Search Engines Like Google Make Memorable Web Addresses for Products and Services More Important Than Ever
A common belief that search engines like Google make specific web addresses relatively unimportant is wrong, states psychologist Susan D. Griffith, Ph.D., who studies effective use of the Internet. In fact, memorable Internet names are more important for advertising than ever before.
August 25, 2004 -- All businesses need targeted, memorable web addresses this century, but most businesses don't have them, maintains a psychologist who studies effective use of the Internet. "All businesses today are online businesses, whether sales take place via the Internet or not. All businesses today need web addresses just as much as they need telephone numbers, and good, memorable web addresses are more important than ever."
A common belief is that search engines like Google make specific web addresses, that is, Internet domain names, relatively unimportant. "That is not true," asserts psychologist Susan D. Griffith, Ph.D. "As in other areas of branding, names are everything, and memorable names on the Internet are more important than ever before."
Telephone numbers are generally not retained in memory, unless they are associated with words--a telephone directory is necessary to list the telephone numbers of most places consumers might want to call. "A wonderful feature of the Internet is that web addresses are accesible by letters and words. There is no need for an Internet directory, that is, a search engine, when we can remember the name of the place we want to visit on the Internet," Griffith remarks.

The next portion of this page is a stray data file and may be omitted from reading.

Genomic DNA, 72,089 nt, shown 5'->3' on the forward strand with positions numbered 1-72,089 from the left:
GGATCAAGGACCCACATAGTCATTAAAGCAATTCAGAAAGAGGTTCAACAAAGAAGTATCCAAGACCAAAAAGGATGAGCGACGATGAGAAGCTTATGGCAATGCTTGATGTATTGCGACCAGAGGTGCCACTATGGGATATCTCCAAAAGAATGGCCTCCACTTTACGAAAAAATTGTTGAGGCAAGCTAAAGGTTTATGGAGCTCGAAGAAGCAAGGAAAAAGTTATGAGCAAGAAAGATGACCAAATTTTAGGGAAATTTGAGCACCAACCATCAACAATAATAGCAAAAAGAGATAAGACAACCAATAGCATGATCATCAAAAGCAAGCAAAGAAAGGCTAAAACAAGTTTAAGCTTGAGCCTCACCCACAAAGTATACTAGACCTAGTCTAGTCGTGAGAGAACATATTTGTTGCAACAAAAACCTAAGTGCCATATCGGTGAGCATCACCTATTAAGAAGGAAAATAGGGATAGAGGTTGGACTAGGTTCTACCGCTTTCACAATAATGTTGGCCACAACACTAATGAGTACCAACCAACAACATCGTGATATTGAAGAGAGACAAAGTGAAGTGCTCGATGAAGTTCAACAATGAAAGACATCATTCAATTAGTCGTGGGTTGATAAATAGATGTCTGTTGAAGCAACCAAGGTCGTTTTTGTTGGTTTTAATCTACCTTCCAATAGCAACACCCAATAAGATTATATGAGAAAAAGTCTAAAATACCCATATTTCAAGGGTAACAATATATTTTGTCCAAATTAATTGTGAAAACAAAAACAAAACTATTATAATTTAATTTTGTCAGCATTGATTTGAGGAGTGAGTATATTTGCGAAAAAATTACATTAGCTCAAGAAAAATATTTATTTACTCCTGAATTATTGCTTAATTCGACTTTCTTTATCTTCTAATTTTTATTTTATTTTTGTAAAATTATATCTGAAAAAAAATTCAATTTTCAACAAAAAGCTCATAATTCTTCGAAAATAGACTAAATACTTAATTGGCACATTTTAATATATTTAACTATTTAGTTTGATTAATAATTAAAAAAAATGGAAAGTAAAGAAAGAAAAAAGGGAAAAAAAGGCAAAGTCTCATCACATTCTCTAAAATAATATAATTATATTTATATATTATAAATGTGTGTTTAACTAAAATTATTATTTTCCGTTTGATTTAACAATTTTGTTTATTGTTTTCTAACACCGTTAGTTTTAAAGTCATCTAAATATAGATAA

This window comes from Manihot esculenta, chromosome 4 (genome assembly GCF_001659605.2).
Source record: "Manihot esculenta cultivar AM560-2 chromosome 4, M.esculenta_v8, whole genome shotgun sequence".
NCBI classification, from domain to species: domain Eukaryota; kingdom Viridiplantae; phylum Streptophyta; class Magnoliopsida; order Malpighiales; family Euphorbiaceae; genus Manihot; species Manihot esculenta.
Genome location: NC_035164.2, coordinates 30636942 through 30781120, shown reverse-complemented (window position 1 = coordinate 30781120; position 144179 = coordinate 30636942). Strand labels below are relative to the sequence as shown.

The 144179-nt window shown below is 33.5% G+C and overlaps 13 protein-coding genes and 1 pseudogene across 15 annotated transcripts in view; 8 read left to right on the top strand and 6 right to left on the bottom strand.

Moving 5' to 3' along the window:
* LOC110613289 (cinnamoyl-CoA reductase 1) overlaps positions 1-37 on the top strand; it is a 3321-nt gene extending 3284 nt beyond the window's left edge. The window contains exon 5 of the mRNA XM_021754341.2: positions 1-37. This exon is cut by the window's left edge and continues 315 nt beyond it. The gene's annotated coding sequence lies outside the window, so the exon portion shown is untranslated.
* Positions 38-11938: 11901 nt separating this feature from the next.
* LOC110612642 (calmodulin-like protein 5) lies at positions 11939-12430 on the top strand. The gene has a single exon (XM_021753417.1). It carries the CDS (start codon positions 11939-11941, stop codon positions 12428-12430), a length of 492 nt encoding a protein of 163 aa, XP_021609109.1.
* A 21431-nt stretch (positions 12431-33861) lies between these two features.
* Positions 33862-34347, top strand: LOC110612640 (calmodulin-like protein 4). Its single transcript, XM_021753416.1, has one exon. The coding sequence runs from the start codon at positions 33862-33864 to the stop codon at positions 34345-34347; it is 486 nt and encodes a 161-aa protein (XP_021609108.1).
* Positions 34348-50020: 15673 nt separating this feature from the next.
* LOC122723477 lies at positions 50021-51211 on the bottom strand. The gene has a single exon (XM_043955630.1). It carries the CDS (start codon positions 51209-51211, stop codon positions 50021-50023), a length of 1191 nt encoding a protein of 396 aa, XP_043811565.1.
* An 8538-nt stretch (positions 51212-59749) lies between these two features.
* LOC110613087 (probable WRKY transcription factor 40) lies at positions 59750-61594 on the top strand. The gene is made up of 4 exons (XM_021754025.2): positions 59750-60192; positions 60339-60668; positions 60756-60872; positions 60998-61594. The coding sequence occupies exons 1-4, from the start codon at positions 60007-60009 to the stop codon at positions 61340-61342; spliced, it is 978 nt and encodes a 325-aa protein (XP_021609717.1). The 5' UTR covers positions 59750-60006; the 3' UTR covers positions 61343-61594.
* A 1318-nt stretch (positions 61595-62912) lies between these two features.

Search engines are effective in sending motivated traffic for a first-time visit. But Griffith finds that search engines beget fickleness. "Google seems so fast that many of us do not remember to keep or search our web browser 'favorites' or 'history'. The search engine itself becomes our friend, our department store, our brand, rather than brand being the individual product or service and its web address."
That's okay with Google, who needs you to forget where you went before so you will have to come back to Google and search again. After all, as America is well aware of late, Google makes a lot of money including paid listings on its search results pages.
In fact, Griffith believes one reason search engines have become so important in Internet sales is that many businesses are overlooking the power of the memorable web address both in branding and in attracting web page visitors--and in bringing them back.
However, since she "began talking publicly in recent months about memorable web addresses and better use of web pages, I do see some positive change in television advertising with respect to use of appropriate Internet domain names. But there is a lot of room for improvement, ironically especially for big business."
Griffith is director of OneBigRoach.com and GrowPuppy.com, groups providing consultation about appropriate web addresses and web pages for business. Her paper Branding and Effective Use of Web Addresses and Web Pages: So This Century, So This Century.com, is featured this month in the online journal PsychologyOfTheInternet.com (as well as is online at OneBigRoach.com.) That paper outlines principles for effective Internet use by advertisers.
Memorable web addresses free Internet surfers of some of their visits to a search engine. "Consumers go directly to web pages they they have been well-invited to visit. Today a business can announce, on television and in print advertising, a web address consumers can remember and can associate with the product or service--like Broadzilla.com for broadband and Mewsick.com for new-age music and like LowCarbBeers.com and LowCarbGroceryList.com for, well, the obvious."